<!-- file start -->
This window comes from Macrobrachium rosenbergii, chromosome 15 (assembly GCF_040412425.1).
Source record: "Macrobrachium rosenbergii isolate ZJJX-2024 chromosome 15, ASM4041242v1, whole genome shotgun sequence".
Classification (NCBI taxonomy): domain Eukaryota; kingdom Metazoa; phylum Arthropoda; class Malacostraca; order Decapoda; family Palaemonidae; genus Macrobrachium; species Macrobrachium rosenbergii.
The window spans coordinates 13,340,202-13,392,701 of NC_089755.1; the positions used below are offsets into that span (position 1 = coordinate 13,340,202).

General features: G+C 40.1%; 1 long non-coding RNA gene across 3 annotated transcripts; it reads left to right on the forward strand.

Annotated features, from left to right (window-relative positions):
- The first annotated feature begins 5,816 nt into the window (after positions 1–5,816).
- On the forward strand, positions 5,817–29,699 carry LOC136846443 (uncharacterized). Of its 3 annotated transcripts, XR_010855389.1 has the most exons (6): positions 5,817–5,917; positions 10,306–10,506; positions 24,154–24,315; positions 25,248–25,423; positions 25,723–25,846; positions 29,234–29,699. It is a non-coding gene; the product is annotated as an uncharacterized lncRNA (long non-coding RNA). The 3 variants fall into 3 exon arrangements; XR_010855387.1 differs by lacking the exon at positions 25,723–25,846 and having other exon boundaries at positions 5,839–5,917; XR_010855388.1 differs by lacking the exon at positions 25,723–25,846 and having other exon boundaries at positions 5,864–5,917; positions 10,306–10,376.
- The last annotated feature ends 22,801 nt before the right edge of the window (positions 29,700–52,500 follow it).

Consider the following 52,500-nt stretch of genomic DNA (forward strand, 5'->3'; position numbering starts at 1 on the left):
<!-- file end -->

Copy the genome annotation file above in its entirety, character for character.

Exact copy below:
This window comes from Macrobrachium rosenbergii, chromosome 15 (assembly GCF_040412425.1).
Source record: "Macrobrachium rosenbergii isolate ZJJX-2024 chromosome 15, ASM4041242v1, whole genome shotgun sequence".
Classification (NCBI taxonomy): domain Eukaryota; kingdom Metazoa; phylum Arthropoda; class Malacostraca; order Decapoda; family Palaemonidae; genus Macrobrachium; species Macrobrachium rosenbergii.
The window spans coordinates 13,340,202-13,392,701 of NC_089755.1; the positions used below are offsets into that span (position 1 = coordinate 13,340,202).

General features: G+C 40.1%; 1 long non-coding RNA gene across 3 annotated transcripts; it reads left to right on the forward strand.

Annotated features, from left to right (window-relative positions):
- The first annotated feature begins 5,816 nt into the window (after positions 1–5,816).
- On the forward strand, positions 5,817–29,699 carry LOC136846443 (uncharacterized). Of its 3 annotated transcripts, XR_010855389.1 has the most exons (6): positions 5,817–5,917; positions 10,306–10,506; positions 24,154–24,315; positions 25,248–25,423; positions 25,723–25,846; positions 29,234–29,699. It is a non-coding gene; the product is annotated as an uncharacterized lncRNA (long non-coding RNA). The 3 variants fall into 3 exon arrangements; XR_010855387.1 differs by lacking the exon at positions 25,723–25,846 and having other exon boundaries at positions 5,839–5,917; XR_010855388.1 differs by lacking the exon at positions 25,723–25,846 and having other exon boundaries at positions 5,864–5,917; positions 10,306–10,376.
- The last annotated feature ends 22,801 nt before the right edge of the window (positions 29,700–52,500 follow it).

Consider the following 52,500-nt stretch of genomic DNA (forward strand, 5'->3'; position numbering starts at 1 on the left):